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Martin Devlin: Euro, the world's best tournament?


By Martin Devlin

Published: 9:27AM Friday June 08, 2012 Source: ONE Sport

  • Spain celebrate their Euro 2008 win (Source: Getty Images)
    Spain celebrate their Euro 2008 win - Source: Getty Images

If you need to locate any of your friends who might be football fans over the next three weeks take my advice and start searching somewhere near their big-screen TV, because underway Saturday morning (NZT) is the tournament rated by those who care as the creme de la creme of all things football.

Sandwiched supposedly as the entree between FIFA World Cups, in terms of quality/upsets/action/unpredictability this event kicks both balls and butt!

Perfect in length (three weeks), featuring only Europe's finest teams (just 16), it's virtually knock-out football from the first group match played.

Mouth-watering fixtures such as England/France, Holland/Germany, Spain/Italy will all take place before the first quarter-finalist is even found. Compared with the World Cup, just eight different winners over 19 tournaments, the last six European Championships have produced six separate champions - including two classic against-all-odds victories for Denmark ('92) and Greece ('04).

If the World Cup is mostly predictable, the European Championships have long proved that anything is actually possible.

Impress your TV-found friend and become a true Euro trainspotter in your own right by tracking down some of the tournament's most memorable moments:

1976: It's simply called " The Penalty". If Czechoslovakia beating West Germany wasn't upset enough (5-4 on pens after 2-2 draw), then the manner of the winning strike will live forever. Knowing that if he scored the border nation would defeat the defending champions, Antonin Panenka ran up and dinked the softest, lightest, most feather-like chip into the middle of the goal while the 'keeper, who'd dived early, looked on helpless and aghast. If he scored he became legend, if not, one of life's ultimate all-time losers. Watch the video and ask yourself - would you have the cojanes to try that?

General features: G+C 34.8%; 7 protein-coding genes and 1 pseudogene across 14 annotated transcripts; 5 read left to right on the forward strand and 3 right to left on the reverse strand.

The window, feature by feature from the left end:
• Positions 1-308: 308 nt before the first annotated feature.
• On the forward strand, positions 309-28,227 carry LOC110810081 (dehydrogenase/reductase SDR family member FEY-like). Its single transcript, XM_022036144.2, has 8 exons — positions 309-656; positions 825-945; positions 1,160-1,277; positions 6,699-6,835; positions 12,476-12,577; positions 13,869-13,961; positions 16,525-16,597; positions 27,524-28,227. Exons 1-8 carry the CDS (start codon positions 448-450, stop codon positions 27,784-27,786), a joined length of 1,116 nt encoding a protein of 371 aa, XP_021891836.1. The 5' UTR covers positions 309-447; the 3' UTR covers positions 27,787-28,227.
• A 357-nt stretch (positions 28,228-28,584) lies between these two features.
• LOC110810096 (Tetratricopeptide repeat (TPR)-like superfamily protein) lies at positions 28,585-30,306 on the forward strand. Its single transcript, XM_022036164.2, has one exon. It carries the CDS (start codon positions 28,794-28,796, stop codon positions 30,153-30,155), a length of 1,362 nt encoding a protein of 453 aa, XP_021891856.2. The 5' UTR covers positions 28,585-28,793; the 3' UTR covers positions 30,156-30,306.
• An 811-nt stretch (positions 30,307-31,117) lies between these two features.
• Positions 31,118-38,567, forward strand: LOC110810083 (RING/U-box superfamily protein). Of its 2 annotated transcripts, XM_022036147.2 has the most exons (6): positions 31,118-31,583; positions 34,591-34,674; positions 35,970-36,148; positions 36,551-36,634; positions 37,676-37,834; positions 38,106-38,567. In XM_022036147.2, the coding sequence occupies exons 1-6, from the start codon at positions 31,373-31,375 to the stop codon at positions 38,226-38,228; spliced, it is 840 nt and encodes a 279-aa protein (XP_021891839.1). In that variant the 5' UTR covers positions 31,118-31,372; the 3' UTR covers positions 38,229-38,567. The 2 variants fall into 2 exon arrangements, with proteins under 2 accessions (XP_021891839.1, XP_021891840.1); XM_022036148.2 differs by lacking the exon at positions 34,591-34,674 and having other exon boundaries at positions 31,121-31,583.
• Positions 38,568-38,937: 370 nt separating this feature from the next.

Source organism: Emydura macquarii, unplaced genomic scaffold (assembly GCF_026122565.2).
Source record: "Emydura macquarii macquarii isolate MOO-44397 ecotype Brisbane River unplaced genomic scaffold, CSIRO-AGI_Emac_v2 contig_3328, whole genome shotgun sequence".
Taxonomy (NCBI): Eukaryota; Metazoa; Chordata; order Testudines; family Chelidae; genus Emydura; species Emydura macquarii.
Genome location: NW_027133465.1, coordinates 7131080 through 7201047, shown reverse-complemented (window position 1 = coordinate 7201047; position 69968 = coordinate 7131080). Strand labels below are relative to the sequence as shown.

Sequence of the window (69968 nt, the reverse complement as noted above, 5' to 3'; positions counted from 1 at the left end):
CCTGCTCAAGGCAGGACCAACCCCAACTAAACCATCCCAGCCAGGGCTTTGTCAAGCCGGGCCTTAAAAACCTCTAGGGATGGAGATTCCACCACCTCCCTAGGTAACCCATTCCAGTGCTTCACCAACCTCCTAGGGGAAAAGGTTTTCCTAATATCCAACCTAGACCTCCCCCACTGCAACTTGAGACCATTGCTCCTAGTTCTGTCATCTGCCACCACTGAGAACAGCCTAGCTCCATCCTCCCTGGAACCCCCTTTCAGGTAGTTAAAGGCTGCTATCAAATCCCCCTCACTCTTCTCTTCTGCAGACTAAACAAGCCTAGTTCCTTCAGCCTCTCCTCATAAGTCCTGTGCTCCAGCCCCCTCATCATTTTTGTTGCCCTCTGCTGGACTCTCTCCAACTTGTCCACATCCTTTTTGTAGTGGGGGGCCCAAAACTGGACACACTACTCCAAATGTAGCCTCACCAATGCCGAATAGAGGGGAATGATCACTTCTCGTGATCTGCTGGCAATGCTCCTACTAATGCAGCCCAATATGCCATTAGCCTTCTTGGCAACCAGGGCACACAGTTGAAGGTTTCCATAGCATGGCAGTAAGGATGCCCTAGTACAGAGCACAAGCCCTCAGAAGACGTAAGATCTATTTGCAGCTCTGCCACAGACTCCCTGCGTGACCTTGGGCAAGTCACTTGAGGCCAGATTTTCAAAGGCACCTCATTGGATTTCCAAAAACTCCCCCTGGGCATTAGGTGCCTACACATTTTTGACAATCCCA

1984: In the great tradition of world-class No. 10's (Pele/Maradona/Guillit/Matthaeus/Zidane et al), Michel Platini saved his best football for the biggest stage of all. His semi-final hat-trick to defeat Portugal and drag France into its first major final is something even Roy-of-the-Rovers would struggle to emulate. Platini was Zidane before the world even knew there was a Zi-Zou.

1988: The whole tournament is/was/will always be defined by Marco van Basten's unbelievable goal that clinched victory for Holland over Russia. To even try a volley from that angle, at that moment, in this match is something few would dare. But to aim it, time it, drill it and smash such a goal in front of the world seemed almost normal for the world's then best player. The Dutch team lead by dreadlocked colossus Ruud Guillit, did something not even the great Cruyff could manage, i.e. secured for their country a major international football prize.

1996: "Football's Coming Home". If ever England deserved another honour to sit alongside their World Cup win of 1966 it was back at Wembley, 30 years later, for the 1996 Euro Champs. Two brilliant goals standout, the first scored by Paul Gasgoigne, the second inspired by his wizardry. Gazza's volley against Scotland was born of sheer individual skill, sitting the feared defender Hendry on his backside with all the patronising cheek of Benny Hill shamelessly tapping that bald guy's head. The Gazza/Sheringham/Shearer pass-pass-pulverise against Holland is a coaching manual for teamwork. Glorious, both of them!

2004: Greece? They what? At the time most fans would've believed Shirley Valentine had more chance reappearing in England's No. 9 shirt than lil ole Greece upstaging Europe's best to become champs - especially taking on hosts and hot-favourites Portugal in the final. (Who they'd already lost to in pool play). But just as if to prove the axiom that a champion team will beat a team of champions, the superbly organised and resolute Greeks knocked out both Zidane's France and form side Czech Republic with a gameplan based on defence &and set-piece. If ever you're in Greece remember this name: "Angelos Charisteas". The 2004 matchwinner is your conversation starter wherever, whenever, forever...